Abstract

The effect of down hole axial compression forces on casing string designs and connectors is a major concern to engineers designing high temperature, high pressure (HTHP), extended reach and horizontal wells. Widespread concern regarding the significance of compression loads on casing string design is relatively recent. For decades engineers were either not aware that high compression loads may occur or were not concerned about the effect of compression on the casing.

This paper discusses the sources of axial compression forces in straight and directional wells. Methods to analyze casing subjected to compression and bending loading are presented including the effect of compression and bending on the von Mises Equivalent (VME) stress state of the pipe.

Connector selection for casing applications where high axial compression loads are anticipated is critical. Compression ratings for API casing connectors have never been addressed in API standards. The paper offers methods to evaluate API connectors for applications with significant compression loading. Compression ratings for premium casing connectors are generally available, but the justification for these ratings varies substantially from one manufacturer to another and the basis for the compression ratings may not be well documented. The paper discusses compression rating methods for various premium connector configurations including threaded and coupled, flush and near flush. Desirable and undesirable premium connector features that relate to compression capacity are reviewed. Results from compression testing of premium connectors are also presented.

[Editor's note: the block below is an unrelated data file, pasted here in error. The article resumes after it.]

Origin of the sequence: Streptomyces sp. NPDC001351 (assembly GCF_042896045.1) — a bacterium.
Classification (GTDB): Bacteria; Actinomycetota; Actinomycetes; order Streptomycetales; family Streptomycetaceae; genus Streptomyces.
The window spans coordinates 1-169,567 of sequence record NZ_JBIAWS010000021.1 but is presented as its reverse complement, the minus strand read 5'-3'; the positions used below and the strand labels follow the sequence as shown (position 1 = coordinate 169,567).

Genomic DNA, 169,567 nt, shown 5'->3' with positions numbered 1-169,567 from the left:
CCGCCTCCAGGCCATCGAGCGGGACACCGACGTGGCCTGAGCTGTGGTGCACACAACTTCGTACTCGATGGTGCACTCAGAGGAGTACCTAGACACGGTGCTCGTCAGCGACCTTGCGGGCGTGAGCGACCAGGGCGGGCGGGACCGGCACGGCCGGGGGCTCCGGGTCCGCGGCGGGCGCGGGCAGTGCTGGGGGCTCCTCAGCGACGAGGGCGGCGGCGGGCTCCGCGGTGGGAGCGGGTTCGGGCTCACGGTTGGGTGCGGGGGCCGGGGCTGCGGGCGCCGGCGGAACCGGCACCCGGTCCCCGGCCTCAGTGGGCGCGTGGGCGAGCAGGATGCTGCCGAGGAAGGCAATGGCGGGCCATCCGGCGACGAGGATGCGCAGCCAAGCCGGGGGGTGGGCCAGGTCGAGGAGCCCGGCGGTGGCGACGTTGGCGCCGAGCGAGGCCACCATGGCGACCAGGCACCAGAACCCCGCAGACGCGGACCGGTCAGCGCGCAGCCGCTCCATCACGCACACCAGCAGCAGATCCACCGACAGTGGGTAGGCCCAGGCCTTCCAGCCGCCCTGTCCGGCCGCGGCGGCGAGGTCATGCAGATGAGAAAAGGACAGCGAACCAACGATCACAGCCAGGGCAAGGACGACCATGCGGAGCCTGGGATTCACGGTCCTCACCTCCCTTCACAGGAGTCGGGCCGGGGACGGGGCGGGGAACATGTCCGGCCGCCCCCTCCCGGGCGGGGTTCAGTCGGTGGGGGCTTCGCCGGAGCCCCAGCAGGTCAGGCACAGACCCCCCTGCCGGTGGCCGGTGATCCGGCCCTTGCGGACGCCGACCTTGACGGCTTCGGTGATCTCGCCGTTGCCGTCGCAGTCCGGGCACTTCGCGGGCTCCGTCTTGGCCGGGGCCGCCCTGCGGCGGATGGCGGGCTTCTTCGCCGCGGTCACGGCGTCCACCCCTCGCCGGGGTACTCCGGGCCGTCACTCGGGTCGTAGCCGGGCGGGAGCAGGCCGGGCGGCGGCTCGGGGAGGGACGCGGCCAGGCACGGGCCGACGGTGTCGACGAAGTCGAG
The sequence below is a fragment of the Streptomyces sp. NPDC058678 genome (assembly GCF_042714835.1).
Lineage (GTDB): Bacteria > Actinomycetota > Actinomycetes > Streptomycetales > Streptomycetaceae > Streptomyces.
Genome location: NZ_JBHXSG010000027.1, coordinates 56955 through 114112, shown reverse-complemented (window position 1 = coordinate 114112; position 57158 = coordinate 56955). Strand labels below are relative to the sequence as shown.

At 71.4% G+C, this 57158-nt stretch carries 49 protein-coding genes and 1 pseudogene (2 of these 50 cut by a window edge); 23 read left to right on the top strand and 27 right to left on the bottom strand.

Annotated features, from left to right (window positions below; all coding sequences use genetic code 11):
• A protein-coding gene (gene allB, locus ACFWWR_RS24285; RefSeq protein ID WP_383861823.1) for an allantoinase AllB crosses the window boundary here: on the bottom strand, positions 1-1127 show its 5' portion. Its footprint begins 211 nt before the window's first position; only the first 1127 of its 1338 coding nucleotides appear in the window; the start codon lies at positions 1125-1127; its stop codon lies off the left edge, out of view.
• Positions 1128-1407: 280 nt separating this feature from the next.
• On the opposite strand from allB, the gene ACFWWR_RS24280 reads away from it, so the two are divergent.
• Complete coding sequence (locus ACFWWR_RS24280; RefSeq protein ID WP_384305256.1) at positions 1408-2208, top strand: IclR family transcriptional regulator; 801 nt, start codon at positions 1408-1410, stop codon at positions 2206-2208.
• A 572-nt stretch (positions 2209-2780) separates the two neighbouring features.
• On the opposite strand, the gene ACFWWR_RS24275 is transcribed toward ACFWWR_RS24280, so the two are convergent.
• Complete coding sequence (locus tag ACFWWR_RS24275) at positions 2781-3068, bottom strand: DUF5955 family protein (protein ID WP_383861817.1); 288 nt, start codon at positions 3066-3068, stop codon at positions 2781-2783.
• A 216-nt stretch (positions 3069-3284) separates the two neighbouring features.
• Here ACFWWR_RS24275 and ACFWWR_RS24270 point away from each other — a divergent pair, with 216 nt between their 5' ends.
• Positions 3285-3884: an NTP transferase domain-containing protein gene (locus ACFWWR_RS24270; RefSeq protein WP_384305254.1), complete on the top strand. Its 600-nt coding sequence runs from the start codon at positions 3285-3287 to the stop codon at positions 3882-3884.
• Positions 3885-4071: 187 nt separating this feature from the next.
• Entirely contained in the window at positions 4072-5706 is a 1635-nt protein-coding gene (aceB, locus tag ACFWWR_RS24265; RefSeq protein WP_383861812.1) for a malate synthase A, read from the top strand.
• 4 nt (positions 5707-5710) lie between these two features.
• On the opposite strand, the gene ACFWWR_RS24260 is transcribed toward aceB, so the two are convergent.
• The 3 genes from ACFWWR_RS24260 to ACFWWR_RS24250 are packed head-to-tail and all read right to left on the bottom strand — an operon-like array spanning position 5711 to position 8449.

The paper benefits engineers involved in the design of casing strings for applications with high compression and bending loading.

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